For starters, not everything is about us. The Russians have a huge nuclear infrastructure, and a military obsessed with symbols of nuclear power. Building more nuclear toys makes everyone happy: Russia’s nuclear military-industrial complex gets jobs and money, the military gets its nuclear security blanket, and Russian leaders like Shoigu and President Vladimir Putin get to thump their chests about holding back the nuclear savagery of Barack Obama. Outside of Russia, no one except nuclear wonks like me even know what a Tu-160 is, but Russians know of it and many are likely proud of it.
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The part that is about us is more disturbing. The Russians, and Putin in particular, have decided to forego any further pretense of accepting the outcome of the Cold War. Some foreign-policy realists lay Putin’s aggressiveness at NATO’s door, and rightly point out that NATO expansion needlessly handed Russian nationalists a cause. But Putin, it should now be obvious, was never going to accept the Soviet loss. His feints at cooperation were unsustainable, and his Soviet-era nostalgia for the days of the USSR has reasserted itself with a vengeance. If Putin can’t get along with a U.S. president as passive and accommodating as Barack Obama, he can’t get along with anyone.
That’s why the United States has no play to make here, other than to remind the Russians of two things.
First, if we react to Shoigu, we should note only that the United States has a fully capable deterrent that cannot be destroyed, and that we have no interest in Russian bombers, so long as they do not exceed New START’s warhead limits. We do not need to create a new nuclear system, or start returning nuclear weapons to Europe. If Russia means war, they know it will end in 2015 the way it would have ended in 1965: with the destruction of most of Russia and North America, and the deaths of millions of innocent people.
More important, we must reaffirm our commitment to NATO, because Europe, not America, is really the intended audience for Russia’s nuclear antics. Bringing back the Tu-160 is another of the Kremlin’s many attempts to scare the Europeans with the same threat the Russians have been harping on since the 1950s: “If war comes, the Americans will be so afraid of us they will not lift a finger to help you.” Each time we ignore these threats, we encourage more of them.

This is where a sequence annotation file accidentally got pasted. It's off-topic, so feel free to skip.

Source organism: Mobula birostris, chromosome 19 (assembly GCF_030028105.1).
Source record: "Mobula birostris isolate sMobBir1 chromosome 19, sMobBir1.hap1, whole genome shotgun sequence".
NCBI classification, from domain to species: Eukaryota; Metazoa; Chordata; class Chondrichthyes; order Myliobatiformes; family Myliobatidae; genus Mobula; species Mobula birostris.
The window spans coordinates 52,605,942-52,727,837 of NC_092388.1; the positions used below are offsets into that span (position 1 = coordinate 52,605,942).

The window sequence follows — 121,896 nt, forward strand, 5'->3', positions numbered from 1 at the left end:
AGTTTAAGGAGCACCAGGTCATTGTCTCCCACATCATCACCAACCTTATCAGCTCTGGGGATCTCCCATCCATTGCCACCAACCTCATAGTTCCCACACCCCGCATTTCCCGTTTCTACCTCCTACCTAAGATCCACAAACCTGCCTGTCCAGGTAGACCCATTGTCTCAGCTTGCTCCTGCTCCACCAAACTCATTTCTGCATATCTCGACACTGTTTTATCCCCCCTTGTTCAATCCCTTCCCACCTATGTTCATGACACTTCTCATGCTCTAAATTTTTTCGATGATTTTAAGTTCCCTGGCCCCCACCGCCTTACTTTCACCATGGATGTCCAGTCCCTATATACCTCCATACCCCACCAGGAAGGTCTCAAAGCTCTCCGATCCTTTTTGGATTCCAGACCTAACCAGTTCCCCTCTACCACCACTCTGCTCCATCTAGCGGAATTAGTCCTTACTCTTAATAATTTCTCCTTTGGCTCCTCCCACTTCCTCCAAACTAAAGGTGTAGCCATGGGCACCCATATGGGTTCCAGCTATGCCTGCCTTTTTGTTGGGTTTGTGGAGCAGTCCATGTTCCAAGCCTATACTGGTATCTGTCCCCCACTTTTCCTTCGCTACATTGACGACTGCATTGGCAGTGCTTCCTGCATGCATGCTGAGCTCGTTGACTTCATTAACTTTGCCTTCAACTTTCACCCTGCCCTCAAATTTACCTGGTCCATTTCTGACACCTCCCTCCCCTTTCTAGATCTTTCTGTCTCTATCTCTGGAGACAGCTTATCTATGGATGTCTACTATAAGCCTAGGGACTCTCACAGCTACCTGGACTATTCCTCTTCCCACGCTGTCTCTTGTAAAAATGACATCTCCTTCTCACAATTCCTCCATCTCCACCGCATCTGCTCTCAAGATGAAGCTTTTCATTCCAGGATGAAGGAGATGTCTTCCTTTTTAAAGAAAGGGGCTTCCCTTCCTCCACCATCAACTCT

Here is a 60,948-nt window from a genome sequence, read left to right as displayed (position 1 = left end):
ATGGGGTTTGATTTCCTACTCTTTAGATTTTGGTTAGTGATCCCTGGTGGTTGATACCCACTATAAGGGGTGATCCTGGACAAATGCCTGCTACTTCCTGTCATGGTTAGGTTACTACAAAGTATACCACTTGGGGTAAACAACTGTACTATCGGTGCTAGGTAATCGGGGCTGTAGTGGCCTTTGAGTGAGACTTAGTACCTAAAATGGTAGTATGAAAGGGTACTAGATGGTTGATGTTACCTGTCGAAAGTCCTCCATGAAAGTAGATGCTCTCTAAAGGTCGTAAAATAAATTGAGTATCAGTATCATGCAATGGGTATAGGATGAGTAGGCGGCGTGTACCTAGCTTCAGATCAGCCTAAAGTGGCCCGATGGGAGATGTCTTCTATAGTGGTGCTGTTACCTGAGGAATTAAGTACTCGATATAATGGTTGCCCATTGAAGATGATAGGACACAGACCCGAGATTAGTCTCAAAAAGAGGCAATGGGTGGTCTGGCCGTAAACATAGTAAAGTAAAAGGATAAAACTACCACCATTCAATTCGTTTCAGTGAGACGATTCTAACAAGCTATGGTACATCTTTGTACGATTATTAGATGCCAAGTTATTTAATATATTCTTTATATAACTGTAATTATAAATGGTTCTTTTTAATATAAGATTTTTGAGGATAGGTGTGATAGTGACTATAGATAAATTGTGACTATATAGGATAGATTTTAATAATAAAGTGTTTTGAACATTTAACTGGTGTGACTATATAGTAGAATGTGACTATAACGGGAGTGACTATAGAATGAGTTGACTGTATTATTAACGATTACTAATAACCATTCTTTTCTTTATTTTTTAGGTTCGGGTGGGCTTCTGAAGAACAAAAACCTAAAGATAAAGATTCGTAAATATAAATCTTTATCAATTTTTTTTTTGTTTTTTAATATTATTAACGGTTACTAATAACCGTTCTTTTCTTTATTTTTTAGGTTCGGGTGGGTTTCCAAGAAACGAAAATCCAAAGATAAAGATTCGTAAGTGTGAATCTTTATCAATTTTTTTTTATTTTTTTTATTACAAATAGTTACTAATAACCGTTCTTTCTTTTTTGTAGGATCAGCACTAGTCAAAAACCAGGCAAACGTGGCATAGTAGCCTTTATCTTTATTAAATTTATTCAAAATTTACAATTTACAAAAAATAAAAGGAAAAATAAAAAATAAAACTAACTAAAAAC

The way to reassure NATO is match Russian moves not with nuclear threats, but with conventional forces, as U.S. ambassador Steven Pifer and others have argued. This is what the Russians fear most, because they know that the Cold War equation is now flipped, with Russia the weaker conventional power. If Shoigu wants to build more of his pretty bombers, that’s his business, but no Russian leader should think that an attack on NATO can produce anything but a Russian conventional loss, at which point the Russians will have to think about whether they want to face the escalatory burden that once haunted NATO.
Our reaction to Russia’s nuclear threats should be no reaction at all, other than to affirm our ability to defend ourselves—and the most populous, wealthy and powerful alliance in human history—as the mature and confident superpower that we are.
Tom Nichols is Professor of National Security Affairs at the Naval War College and an adjunct at the Harvard Extension School. His most recent book is No Use: Nuclear Weapons and U.S. National Security (University of Pennsylvania, 2014) The views expressed are solely his own. You can follow him on Twitter: @RadioFreeTom.